The school expects an initial cohort of about 50 students, with steady state around “a couple of hundred” online MBA students, says Taylor. Olin decided not to require either a GMAT or GRE for admission. It will take roughly 30 months to complete the 54-credit program which will be 100% online with no residencies, though the school plans to provide some opportunities to come on campus.

“It is still grounded in the core MBA fundamentals but all of the courses will be framed through the lens of a digitally driven landscape,” adds Taylor. “We have thought hard about what it means to be a digitally enabled leader going forward to bring this MBA online out. It isn’t just putting PDFs and video lectures online. It’s thinking about this new world of digital leadership and how you would use AI and big data and how you would think about remote management.”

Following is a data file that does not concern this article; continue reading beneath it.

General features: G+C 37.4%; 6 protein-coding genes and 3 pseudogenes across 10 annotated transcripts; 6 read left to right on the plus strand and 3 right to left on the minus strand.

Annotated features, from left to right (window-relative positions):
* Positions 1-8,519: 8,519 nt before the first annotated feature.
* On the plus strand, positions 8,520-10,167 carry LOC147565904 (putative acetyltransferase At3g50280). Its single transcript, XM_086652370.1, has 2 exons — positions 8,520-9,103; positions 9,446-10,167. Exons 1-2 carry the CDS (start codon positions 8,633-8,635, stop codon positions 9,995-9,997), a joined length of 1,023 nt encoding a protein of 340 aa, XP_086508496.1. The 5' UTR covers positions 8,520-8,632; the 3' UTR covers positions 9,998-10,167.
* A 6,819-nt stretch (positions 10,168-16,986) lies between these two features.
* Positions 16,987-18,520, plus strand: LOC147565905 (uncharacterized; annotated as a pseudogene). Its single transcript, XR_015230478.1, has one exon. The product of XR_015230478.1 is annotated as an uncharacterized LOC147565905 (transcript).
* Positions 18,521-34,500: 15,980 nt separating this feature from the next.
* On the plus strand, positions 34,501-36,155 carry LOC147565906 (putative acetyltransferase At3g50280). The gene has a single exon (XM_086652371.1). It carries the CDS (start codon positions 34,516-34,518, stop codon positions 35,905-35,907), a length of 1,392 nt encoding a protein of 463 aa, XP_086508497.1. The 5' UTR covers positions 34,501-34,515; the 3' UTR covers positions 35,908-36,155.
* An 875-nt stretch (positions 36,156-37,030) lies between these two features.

In recent years, Olin has invested heavily in digital learning, originally intending to offer both certificate courses and specialized online graduate programs. A newly created Center for Digital Education is now staffed by roughly 20 people, including instructional designers. Olin also has created a subsidiary company of developers who had earlier worked at Warwick to help design a proprietary platform to deliver its online learning programs.

“We planned to launch a new suite of online programs in accounting, finance and business analytics even before the pandemic,” explains Taylor. “In those fields, you can build your degree. You get one or two certificates and can then go further if you want to get a master’s degree in those areas.”

The online MBA program will offer more than 20 electives in nine functional areas of business with a program-long “digital impact project” through which students would create what the school is calling “a high-potential digital initiative.”